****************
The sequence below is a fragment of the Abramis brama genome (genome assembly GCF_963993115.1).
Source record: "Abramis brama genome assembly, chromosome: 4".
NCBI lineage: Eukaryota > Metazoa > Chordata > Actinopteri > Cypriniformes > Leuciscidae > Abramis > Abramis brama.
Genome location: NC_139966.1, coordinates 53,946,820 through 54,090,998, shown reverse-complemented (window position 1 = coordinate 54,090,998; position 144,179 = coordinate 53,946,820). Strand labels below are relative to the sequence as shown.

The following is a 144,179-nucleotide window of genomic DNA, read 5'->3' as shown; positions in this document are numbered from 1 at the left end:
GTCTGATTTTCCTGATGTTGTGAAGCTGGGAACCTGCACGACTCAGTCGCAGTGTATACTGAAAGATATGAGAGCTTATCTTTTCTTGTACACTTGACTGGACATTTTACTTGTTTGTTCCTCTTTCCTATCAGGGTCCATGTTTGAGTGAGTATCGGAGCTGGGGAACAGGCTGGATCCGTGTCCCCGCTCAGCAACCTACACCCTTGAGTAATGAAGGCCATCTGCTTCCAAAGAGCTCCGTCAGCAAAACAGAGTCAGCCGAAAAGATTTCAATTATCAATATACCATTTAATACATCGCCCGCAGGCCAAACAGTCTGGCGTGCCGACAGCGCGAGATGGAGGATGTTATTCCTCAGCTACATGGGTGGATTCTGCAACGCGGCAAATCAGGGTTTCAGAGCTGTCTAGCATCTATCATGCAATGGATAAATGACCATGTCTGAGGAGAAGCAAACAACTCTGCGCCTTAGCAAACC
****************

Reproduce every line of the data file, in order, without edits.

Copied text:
The sequence below is a fragment of the Abramis brama genome (genome assembly GCF_963993115.1).
Source record: "Abramis brama genome assembly, chromosome: 4".
NCBI lineage: Eukaryota > Metazoa > Chordata > Actinopteri > Cypriniformes > Leuciscidae > Abramis > Abramis brama.
Genome location: NC_139966.1, coordinates 53,946,820 through 54,090,998, shown reverse-complemented (window position 1 = coordinate 54,090,998; position 144,179 = coordinate 53,946,820). Strand labels below are relative to the sequence as shown.

The following is a 144,179-nucleotide window of genomic DNA, read 5'->3' as shown; positions in this document are numbered from 1 at the left end:
GTCTGATTTTCCTGATGTTGTGAAGCTGGGAACCTGCACGACTCAGTCGCAGTGTATACTGAAAGATATGAGAGCTTATCTTTTCTTGTACACTTGACTGGACATTTTACTTGTTTGTTCCTCTTTCCTATCAGGGTCCATGTTTGAGTGAGTATCGGAGCTGGGGAACAGGCTGGATCCGTGTCCCCGCTCAGCAACCTACACCCTTGAGTAATGAAGGCCATCTGCTTCCAAAGAGCTCCGTCAGCAAAACAGAGTCAGCCGAAAAGATTTCAATTATCAATATACCATTTAATACATCGCCCGCAGGCCAAACAGTCTGGCGTGCCGACAGCGCGAGATGGAGGATGTTATTCCTCAGCTACATGGGTGGATTCTGCAACGCGGCAAATCAGGGTTTCAGAGCTGTCTAGCATCTATCATGCAATGGATAAATGACCATGTCTGAGGAGAAGCAAACAACTCTGCGCCTTAGCAAACC